i think an example of such a group would be Q8. Q8/Z(Q8) is of order 4, and is isomorphic to the klein 4-group, but any subgroup of Q8 of order 4 is cyclic. and in point of fact, Q8 cannot be realized as a semi-direct product of subgroups; even though Q8/<i> (for example) is isomorphic to {1,-1}, we have {1,-1} ∩ <i> = {1,-1}, so Q8 doesn't "split" over <i> (a similar logic holds for <j> and <k>). it also doesn't "split" over Z(Q8), for essentially the same reason.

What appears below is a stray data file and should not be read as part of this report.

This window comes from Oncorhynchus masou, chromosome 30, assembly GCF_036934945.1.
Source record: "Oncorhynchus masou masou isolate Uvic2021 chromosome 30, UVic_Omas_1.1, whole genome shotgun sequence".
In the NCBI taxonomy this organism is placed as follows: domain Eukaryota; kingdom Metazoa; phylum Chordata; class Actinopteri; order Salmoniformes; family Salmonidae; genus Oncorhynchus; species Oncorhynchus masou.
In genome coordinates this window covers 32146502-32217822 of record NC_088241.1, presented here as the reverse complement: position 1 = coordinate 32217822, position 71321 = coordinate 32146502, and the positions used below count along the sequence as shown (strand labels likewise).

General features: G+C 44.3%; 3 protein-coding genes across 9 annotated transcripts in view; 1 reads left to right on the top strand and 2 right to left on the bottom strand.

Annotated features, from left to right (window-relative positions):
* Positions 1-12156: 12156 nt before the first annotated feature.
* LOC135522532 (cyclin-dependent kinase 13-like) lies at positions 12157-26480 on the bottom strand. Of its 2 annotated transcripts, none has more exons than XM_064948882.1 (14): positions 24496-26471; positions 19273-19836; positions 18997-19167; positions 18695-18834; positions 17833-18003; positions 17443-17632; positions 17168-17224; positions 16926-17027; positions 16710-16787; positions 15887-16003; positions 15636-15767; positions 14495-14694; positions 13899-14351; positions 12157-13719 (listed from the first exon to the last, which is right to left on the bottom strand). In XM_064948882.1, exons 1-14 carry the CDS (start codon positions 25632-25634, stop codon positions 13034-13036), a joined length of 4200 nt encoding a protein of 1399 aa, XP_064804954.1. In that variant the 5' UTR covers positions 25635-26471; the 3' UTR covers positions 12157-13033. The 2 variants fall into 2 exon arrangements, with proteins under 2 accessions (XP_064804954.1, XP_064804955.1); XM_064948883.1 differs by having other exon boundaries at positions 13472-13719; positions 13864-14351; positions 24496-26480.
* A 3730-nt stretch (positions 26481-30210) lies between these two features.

(as this shows G/H can be isomorphic to a subgroup of G even if we don't have a semi-direct product).

of course, 2 is prime, so the result Amer wants to prove is just a simple example of the sylow theorems, or (even more pointedly) of cauchy's theorem for finite groups.